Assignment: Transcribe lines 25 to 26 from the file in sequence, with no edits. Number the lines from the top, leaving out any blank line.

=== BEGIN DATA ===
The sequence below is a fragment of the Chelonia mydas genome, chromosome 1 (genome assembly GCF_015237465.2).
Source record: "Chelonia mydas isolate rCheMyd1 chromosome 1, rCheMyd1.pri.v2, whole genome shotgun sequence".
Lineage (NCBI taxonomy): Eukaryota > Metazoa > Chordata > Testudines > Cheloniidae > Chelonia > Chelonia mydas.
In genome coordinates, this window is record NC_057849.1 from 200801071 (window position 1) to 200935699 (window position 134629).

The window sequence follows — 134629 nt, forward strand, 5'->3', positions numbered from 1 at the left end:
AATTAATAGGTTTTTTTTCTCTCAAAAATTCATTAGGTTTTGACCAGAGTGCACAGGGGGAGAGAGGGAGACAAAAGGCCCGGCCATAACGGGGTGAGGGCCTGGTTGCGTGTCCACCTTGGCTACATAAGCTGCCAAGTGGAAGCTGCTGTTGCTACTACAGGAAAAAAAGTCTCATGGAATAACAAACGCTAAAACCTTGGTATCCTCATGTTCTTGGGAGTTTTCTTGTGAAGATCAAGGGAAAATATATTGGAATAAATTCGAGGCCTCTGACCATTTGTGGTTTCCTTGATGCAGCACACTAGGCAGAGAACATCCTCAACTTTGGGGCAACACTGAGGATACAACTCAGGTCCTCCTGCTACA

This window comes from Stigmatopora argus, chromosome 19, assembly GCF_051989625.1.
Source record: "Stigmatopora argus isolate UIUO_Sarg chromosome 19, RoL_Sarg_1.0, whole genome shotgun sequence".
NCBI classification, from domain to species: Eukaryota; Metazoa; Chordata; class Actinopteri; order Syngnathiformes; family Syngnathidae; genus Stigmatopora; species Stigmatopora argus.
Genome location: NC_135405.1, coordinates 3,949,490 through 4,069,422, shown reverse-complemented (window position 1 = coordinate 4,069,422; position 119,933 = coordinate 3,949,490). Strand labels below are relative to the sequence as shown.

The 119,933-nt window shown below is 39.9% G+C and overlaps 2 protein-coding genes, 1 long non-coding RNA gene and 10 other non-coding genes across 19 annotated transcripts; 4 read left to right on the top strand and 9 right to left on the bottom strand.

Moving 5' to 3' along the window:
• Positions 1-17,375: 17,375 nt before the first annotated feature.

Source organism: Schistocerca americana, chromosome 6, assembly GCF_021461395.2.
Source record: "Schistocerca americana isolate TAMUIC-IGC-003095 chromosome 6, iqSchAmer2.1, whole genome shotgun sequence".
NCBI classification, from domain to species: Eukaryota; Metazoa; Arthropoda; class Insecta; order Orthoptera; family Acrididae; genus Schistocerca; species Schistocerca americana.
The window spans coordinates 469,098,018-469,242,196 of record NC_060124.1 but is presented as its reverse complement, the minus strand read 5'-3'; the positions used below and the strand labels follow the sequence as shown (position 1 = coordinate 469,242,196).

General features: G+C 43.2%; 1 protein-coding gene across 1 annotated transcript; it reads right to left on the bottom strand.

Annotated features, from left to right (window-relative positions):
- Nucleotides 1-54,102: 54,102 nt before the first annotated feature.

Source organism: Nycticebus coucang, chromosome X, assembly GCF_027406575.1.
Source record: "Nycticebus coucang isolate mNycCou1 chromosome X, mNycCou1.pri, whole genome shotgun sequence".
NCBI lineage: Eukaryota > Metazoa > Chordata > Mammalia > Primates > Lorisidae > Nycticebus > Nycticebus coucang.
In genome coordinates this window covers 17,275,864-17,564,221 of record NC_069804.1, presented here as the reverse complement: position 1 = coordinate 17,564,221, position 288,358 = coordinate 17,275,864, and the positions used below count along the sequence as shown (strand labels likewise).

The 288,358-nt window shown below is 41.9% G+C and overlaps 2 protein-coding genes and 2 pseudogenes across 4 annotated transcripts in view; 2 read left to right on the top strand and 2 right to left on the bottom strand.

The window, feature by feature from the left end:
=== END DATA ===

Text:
The 288,358-nt window shown below is 41.9% G+C and overlaps 2 protein-coding genes and 2 pseudogenes across 4 annotated transcripts in view; 2 read left to right on the top strand and 2 right to left on the bottom strand.

The window, feature by feature from the left end: